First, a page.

Bad Cop: Interesting to compare the two crowds. Lake Street Dive: almost all-white, mostly female, monied, Upper West Side. [to Good Cop] Hmmm…could you pass for Upper West Side? Do you iron your hair?

Good Cop: [laughs] Naturally straight. [motions to her forehead] See, bangs!

Bad Cop: OK, I learn something new every day. Sharon Jones’ crowd: as you might expect, more ethnically diverse, more diverse incomewise too, several gaggles of gay Bushwick dudes.

Good Cop: She would have outdrawn Lake Street Dive pretty much anywhere in Notbrooklyn, and definitely in real Brooklyn. But the Bushwick dudes can’t leave Bushwick. Taking selfies in an untrendy neighborhood, no can do. Geotagging is a bitch…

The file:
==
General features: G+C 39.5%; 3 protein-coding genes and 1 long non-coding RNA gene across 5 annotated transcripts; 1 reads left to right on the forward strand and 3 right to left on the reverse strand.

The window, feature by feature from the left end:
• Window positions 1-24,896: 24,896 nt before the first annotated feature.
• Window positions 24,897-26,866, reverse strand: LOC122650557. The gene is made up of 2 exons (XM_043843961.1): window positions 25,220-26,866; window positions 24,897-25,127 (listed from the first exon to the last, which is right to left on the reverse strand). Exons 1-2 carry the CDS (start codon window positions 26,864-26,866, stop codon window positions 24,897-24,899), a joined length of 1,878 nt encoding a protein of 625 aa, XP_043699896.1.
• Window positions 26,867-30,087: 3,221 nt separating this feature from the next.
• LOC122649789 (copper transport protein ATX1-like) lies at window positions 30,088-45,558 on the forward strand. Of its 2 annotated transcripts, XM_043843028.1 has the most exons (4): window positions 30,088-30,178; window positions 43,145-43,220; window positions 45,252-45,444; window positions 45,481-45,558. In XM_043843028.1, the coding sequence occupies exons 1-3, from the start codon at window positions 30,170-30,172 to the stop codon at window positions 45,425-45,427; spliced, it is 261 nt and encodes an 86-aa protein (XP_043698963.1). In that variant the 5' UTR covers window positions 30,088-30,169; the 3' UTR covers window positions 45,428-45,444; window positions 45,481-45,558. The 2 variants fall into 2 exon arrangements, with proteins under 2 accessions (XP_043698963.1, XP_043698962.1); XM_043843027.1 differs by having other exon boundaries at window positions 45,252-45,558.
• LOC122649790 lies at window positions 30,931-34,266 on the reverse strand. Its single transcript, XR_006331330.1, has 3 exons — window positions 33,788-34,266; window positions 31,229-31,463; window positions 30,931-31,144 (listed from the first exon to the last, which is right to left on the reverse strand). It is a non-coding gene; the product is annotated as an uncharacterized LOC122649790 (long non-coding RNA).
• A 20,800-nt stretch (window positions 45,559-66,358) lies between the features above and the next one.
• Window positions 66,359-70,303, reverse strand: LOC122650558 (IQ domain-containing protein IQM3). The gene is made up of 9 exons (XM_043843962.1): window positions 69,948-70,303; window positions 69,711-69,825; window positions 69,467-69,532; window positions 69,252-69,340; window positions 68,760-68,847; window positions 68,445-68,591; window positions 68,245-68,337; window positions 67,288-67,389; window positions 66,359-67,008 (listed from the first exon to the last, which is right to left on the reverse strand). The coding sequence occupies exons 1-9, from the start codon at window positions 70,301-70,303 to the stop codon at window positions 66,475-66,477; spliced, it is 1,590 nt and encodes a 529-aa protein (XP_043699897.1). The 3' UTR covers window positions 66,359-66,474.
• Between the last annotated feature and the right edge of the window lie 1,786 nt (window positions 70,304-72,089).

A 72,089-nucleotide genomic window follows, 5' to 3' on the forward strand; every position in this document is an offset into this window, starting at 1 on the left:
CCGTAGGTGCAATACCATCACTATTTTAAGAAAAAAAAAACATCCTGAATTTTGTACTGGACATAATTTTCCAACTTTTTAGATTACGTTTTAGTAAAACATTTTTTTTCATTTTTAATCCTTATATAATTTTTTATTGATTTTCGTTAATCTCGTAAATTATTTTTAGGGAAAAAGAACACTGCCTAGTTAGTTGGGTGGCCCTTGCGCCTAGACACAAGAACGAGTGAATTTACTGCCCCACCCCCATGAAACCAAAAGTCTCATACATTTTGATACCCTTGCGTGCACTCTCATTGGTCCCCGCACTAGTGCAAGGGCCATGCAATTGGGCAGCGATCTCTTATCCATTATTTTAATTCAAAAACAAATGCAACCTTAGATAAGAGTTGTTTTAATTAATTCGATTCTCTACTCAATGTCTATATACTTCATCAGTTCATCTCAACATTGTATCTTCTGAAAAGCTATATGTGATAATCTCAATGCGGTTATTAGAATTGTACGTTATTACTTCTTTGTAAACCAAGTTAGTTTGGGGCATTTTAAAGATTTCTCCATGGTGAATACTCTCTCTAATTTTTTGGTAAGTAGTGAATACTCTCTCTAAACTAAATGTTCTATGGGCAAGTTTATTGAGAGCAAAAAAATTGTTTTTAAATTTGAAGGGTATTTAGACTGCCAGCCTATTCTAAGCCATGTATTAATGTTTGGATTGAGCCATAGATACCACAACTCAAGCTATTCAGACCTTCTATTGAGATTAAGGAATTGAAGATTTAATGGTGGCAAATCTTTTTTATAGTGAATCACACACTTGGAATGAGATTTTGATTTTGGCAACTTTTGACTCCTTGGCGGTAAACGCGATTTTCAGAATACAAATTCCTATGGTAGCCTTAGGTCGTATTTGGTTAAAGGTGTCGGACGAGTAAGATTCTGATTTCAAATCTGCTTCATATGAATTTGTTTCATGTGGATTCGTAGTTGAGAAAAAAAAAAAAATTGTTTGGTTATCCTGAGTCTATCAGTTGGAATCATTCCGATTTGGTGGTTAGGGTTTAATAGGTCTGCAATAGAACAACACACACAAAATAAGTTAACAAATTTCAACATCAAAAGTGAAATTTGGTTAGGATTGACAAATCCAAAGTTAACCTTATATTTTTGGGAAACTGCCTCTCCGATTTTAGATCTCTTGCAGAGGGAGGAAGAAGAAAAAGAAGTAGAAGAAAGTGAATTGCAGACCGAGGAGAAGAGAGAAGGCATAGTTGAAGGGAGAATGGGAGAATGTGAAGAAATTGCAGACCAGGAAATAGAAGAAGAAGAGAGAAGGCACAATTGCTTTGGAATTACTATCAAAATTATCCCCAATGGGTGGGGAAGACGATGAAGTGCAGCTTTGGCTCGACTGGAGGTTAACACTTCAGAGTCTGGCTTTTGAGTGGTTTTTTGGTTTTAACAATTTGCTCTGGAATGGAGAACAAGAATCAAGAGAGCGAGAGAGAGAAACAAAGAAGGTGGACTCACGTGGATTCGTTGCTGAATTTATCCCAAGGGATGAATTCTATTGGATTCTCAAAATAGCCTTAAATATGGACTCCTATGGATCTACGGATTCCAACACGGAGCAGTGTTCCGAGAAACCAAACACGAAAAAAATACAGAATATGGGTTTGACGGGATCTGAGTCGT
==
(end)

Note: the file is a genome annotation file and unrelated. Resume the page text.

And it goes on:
Bad Cop: So let’s count our blessings we weren’t downwind of a bunch of stinky trendoids – and let’s tell the people about what we saw. There was a brass band who opened, who were insufferably boring…

Good Cop: …which might seem like an oxymoron because brass bands are exciting, almost by definition. I mean, why would you be in a brass band if you weren’t an extrovert, right? But this brass band somehow managed to find a way to be really tepid. I basically texted through their whole set. And that went on forever. I kept hoping they’d be done.

Bad Cop: Lack of tunes, that was the issue. But then Lake Street Dive came on and you were happy again.

Good Cop; Very. Cool contrast: intense guitar and vocals, Mike Olson and Rachael Price; slinky groove, Bridget Kearney on bass and Mike Calabrese on drums. Bridget didn’t take any solos like she usually does and that was too bad – but that was ok. A couple of songs had Olson playing trumpet and you’d think that with just trumpet, bass and drums, the sound would be really sketchy and skeletal, but it wasn’t.